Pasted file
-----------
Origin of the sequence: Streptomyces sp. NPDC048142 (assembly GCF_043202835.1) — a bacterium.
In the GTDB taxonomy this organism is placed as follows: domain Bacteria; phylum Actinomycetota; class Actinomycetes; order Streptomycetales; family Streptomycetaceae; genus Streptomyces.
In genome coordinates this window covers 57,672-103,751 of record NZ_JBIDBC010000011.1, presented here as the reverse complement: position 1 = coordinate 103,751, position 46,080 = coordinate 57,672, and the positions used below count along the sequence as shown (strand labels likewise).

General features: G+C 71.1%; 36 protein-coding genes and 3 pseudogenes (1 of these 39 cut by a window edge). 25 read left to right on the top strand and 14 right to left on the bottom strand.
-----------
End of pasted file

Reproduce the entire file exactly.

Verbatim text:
Origin of the sequence: Streptomyces sp. NPDC048142 (assembly GCF_043202835.1) — a bacterium.
In the GTDB taxonomy this organism is placed as follows: domain Bacteria; phylum Actinomycetota; class Actinomycetes; order Streptomycetales; family Streptomycetaceae; genus Streptomyces.
In genome coordinates this window covers 57,672-103,751 of record NZ_JBIDBC010000011.1, presented here as the reverse complement: position 1 = coordinate 103,751, position 46,080 = coordinate 57,672, and the positions used below count along the sequence as shown (strand labels likewise).

General features: G+C 71.1%; 36 protein-coding genes and 3 pseudogenes (1 of these 39 cut by a window edge). 25 read left to right on the top strand and 14 right to left on the bottom strand.